Minocycline is indicated in meningococcal prophylaxis as well as the treatment of meningitis. It also carries an indication for the treatment of chlamydial infection of the eye.

Doxycycline is indicated in the prophylaxis of both anthrax and plague. Doxycycline has also been proven effective in community-acquired pneumonia.

The following list may not include all uses of minocycline and doxycycline. Consult your healthcare provider with questions about specific use.

Condition Minocycline Doxycycline
Acne rosacea Yes Yes
Acne vulgaris Yes Yes
Bacterial conjunctivitis No Yes
Chlamydia Yes Yes
Chlamydial conjunctivitis Yes No
Gonorrhea Yes Yes
Malaria prophylaxis No Yes
Mycobacterium marinum infection Yes No
Necrotizing ulcerative gingivitis Yes Yes
Non-gonococcal urethritis (NGU) Yes Yes
Q fever Yes Yes
Relapsing fever Yes Yes
Rickettsialpox Yes Yes
Rocky Mountain spotted fever Yes Yes
Scrub typhus No Yes
Sinusitis No Yes
Skin and skin structure infections Yes Yes
Urinary tract infections (URI) Yes Yes
Rheumatoid arthritis Off-label No

This is not a complete list of treatments.

Is minocycline or doxycycline more effective?

The effectiveness of minocycline or doxycycline is relative to the indication being compared. One of the most common mutual indications for these two drugs is acne rosacea. A randomized controlled trial, published in 2017, sought to compare the efficacy and safety of these two drugs in the treatment of rosacea. Eighty patients with mild to severe rosacea were randomized to either doxycycline 40 mg or minocycline 100 mg. The results of the study found that improvement scores were significantly better for the minocycline group. The minocycline group also had fewer relapses in symptoms and had a longer remission period. There was no significant difference in safety between the two drugs.

A systematic review of literature was done to also compare and evaluate the safety and adverse events between minocycline and doxycycline. The review looked at 15 years of data. Doxycycline was prescribed three times more often than minocycline. While adverse events for either drug are relatively low, doxycycline was associated with fewer adverse events than minocycline.

Coverage and cost comparison of minocycline vs. doxycycline

Minocycline is a prescription drug that is typically covered by both commercial and Medicare prescription drug plans. The out-of-pocket price for a typical minocycline prescription can be almost $130. With a coupon from SingleCare, the price drops to about $37.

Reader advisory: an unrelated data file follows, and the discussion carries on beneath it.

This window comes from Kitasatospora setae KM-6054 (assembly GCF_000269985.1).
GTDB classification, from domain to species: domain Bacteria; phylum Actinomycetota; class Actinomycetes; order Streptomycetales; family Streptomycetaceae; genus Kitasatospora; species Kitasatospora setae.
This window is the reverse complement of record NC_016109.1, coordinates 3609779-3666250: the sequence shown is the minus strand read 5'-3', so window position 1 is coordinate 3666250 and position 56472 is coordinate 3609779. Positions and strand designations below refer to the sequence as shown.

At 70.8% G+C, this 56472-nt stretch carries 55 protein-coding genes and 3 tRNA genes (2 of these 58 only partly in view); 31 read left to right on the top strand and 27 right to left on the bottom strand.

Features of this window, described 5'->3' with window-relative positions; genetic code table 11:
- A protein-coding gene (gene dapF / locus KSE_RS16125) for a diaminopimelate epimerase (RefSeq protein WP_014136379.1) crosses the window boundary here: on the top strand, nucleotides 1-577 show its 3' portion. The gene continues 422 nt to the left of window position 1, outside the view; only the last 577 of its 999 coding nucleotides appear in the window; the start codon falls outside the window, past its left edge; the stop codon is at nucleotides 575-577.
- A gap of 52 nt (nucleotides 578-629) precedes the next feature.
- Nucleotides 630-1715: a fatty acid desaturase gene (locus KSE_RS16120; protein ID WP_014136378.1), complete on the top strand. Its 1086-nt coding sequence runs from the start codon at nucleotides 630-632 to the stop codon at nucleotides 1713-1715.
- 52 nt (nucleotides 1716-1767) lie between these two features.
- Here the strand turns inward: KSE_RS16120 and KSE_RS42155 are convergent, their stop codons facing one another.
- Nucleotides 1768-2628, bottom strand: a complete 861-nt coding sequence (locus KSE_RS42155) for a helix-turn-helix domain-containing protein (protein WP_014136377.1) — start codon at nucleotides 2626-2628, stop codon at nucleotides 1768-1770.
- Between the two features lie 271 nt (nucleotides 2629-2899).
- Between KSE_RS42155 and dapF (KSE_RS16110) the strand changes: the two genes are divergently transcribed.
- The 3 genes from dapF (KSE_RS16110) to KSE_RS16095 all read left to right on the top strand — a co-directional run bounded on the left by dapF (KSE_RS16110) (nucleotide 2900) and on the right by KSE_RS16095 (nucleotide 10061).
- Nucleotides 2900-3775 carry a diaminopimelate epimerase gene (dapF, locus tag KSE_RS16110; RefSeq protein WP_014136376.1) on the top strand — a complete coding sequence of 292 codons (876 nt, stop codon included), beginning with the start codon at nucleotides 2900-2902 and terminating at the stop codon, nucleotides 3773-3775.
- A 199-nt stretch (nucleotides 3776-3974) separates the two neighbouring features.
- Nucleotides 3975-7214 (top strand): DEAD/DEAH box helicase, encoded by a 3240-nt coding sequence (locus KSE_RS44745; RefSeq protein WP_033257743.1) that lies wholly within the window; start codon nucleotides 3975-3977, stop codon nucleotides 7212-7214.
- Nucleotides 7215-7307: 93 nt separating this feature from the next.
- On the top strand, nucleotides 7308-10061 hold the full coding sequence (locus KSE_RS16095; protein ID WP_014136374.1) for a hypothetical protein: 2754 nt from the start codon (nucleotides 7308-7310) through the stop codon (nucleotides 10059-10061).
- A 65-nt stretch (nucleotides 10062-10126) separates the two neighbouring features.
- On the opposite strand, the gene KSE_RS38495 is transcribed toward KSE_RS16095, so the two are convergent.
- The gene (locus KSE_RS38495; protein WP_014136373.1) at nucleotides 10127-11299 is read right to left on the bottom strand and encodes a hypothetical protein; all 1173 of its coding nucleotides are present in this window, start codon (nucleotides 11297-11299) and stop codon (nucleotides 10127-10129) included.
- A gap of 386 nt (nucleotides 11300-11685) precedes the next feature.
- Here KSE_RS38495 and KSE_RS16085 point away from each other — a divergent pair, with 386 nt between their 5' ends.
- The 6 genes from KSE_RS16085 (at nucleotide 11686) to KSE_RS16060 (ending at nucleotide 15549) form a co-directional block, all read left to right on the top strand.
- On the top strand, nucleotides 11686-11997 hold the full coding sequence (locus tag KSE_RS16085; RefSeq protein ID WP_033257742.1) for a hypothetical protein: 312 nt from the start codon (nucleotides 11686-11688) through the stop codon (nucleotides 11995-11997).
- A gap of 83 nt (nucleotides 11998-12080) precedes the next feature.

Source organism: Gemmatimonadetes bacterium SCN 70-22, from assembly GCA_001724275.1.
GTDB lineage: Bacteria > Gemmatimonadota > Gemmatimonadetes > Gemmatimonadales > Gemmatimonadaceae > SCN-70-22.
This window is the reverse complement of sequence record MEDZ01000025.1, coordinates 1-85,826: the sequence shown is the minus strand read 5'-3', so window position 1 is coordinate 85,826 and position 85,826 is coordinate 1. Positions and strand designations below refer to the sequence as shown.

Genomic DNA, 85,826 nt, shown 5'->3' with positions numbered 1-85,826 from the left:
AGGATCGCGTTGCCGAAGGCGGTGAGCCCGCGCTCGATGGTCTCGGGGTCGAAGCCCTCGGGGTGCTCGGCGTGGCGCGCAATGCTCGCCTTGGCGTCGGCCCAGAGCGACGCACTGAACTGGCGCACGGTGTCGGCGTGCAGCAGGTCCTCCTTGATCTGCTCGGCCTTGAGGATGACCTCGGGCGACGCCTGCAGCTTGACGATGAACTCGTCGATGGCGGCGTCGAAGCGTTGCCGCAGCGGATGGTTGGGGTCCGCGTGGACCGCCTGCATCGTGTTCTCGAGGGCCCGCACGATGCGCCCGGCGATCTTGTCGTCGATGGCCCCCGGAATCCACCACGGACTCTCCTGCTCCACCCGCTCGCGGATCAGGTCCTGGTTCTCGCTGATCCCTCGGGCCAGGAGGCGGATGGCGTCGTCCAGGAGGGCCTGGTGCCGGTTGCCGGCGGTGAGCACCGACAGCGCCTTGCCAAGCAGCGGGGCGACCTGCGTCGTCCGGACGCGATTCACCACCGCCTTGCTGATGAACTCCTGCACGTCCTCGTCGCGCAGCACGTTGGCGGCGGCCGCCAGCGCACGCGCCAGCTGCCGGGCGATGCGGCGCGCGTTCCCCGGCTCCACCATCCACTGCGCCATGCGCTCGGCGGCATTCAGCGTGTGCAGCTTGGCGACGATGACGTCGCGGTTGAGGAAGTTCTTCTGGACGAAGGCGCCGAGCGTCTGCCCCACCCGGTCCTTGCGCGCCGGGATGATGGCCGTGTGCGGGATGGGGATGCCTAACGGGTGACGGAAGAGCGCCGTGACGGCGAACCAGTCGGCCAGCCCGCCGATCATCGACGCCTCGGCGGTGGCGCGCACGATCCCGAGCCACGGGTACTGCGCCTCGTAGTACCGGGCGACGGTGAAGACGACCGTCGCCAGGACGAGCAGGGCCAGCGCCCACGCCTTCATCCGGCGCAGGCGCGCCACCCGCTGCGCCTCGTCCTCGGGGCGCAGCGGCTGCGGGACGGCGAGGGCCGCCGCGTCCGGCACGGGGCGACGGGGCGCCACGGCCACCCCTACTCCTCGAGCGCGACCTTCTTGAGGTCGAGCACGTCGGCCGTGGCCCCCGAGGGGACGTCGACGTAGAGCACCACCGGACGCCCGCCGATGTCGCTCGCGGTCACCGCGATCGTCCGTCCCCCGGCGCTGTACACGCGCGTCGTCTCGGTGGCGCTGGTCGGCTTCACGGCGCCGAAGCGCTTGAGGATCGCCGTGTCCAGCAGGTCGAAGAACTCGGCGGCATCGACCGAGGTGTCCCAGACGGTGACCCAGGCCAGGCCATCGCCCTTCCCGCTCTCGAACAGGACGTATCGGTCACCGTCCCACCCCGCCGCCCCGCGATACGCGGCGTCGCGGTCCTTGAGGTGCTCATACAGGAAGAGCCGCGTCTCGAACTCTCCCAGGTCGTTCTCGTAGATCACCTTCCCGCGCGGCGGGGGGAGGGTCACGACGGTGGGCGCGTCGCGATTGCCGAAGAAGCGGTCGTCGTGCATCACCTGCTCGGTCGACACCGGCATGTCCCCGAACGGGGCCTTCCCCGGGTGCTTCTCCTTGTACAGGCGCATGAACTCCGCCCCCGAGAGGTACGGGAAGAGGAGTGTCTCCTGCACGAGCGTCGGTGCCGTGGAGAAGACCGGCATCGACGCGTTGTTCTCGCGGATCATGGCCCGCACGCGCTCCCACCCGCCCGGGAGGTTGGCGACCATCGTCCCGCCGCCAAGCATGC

Doxycycline is a prescription drug that is also typically covered by commercial and Medicare prescription drug plans. The out-of-pocket price for doxycycline hyclate can be more than $200. The price with a SingleCare coupon can be as low as $31.

Minocycline Doxycycline
Typically covered by insurance? Yes Yes
Typically covered by Medicare Part D? Yes Yes
Standard dosage 30, 100 mg capsules 20, 100 mg capsules
Typical Medicare copay $10 or less $10 or less
SingleCare cost $39-$54 $31-$55

Common side effects of minocycline vs. doxycycline

Minocycline and doxycycline each have a tendency to cause gastrointestinal side effects including nausea, vomiting, diarrhea, and anorexia. These side effects can be difficult to tolerate over longer periods of time and may be responsible for premature termination of therapy due to intolerability.

Minocycline has been associated with rare instances of liver failure and hepatitis. Patients with known hepatic impairment should avoid minocycline or be monitored closely while taking.

Doxycycline has been associated with the rare but serious adverse event of Stevens-Johnson syndrome. SJS may present with small purple or red spots, blisters, skin peeling, and/or rash. It is a very serious condition that requires immediate medical attention.

The following list is not intended to be a complete list of adverse events. Please consult a pharmacist, doctor, or another medical professional for a complete list of possible side effects.